The Cleveland Browns didn’t own a first-round pick in the 2019 NFL Draft, but they still managed to end up with an elite talent when they selected LSU cornerback Greedy Williams 46th overall in the second round. Many expected he would start opposite of Denzel Ward right away and give the Browns a lockdown duo at corner. But there are reasons why Williams slid to middle of the second round, and he shouldn’t just be handed a starting role.
When Should the Cleveland Browns Start Greedy Williams?
Cleveland’s secondary was much improved in 2018 as compared to the previous season, thanks to a few key off-season additions. Ward was a surprise pick at number four overall, but he lived up to his draft billing by making the Pro Bowl. Former Kansas City Chief Terrance Mitchell was a great complement to Ward before suffering an injury midway through the season. T.J. Carrie, another free agent signing, was solid in the slot, and although inconsistent on the outside, he shut down Julio Jones when the two faced off against each other. And Damarious Randall, acquired through trade from the Green Bay Packers, was moved back to his natural position of free safety and was one of the NFL’s best centerfielders.
Still, a team can never have too many good defensive backs, and Dorsey couldn’t pass up the chance to take Williams. At 6’2″ and boasting 4.37 speed, Williams has the physical profile of a prototype NFL cornerback. In college, Williams was elite in man coverage, even locking down D.K. Metcalf last season.
But Williams was not a perfect prospect. Far from it. He wasn’t great in zone coverage, which Browns’ defensive coordinator Steve Wilks likes to run. And perhaps his biggest issue was his tackling effort or lack thereof. It’s clear on film he doesn’t like to seek out contact in run support, and his technique is also very poor. No matter how good Williams is in coverage, it will be hard for him to carve out a role on Cleveland’s defense if he’s a liability against the run.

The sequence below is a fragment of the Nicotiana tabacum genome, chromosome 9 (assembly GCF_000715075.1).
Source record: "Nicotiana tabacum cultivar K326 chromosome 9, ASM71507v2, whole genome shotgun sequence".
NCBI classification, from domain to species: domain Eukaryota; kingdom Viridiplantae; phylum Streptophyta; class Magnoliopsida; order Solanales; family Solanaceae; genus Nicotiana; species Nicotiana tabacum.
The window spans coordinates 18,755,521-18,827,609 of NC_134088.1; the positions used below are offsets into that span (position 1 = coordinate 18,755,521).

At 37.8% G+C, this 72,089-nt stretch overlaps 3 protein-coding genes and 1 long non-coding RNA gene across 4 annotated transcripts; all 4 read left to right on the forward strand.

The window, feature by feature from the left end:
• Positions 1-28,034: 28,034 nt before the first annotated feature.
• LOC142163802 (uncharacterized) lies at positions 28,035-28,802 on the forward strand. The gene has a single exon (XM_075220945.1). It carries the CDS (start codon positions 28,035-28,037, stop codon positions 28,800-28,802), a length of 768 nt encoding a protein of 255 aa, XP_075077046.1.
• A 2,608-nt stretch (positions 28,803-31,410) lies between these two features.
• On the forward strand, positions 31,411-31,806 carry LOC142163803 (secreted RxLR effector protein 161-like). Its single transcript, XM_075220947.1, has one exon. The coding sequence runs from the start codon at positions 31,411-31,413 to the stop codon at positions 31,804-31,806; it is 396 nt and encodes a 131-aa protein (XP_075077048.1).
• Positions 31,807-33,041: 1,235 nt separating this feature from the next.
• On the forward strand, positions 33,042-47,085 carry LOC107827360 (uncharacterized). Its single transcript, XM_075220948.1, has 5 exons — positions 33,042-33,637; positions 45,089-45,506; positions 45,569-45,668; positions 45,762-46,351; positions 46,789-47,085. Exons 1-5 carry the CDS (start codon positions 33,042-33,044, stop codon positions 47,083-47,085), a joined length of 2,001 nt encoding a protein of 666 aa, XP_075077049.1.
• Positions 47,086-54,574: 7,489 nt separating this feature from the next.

When head coach Freddie Kitchens talked to Williams on draft night after the team had selected him, he told the rookie that he would have to tackle when he got to Cleveland. Kitchens later reinforced the point, saying he “wasn’t joking”. Kitchens doesn’t tolerate a lack of effort, so Williams won’t see much playing time until he proves he can tackle well.
While Kitchens sees Williams’ tackling effort as a big deal, it seems that general manager John Dorsey disagrees. Dorsey was quoted as saying that “corners are paid to cover”. And while this is true, if your corners can’t tackle, offenses just won’t throw the ball. They’ll run the ball outside and win the game.
Dorsey and Kitchens have a great working relationship, but the Williams situation could become a point of tension. Dorsey doesn’t have the final say over which players see the field on Sunday, only those which make up the roster. We saw this last season when Dorsey traded starting running back Carlos Hyde in order to force then-head coach Hue Jackson to play rookie Nick Chubb. Hopefully, a trade isn’t needed to get Williams on the field.
So to answer the question; Williams should start when he proves he won’t have any issues in run support. But that’s easier said than done. Physicality is a mindset, and a mindset is the hardest thing to change.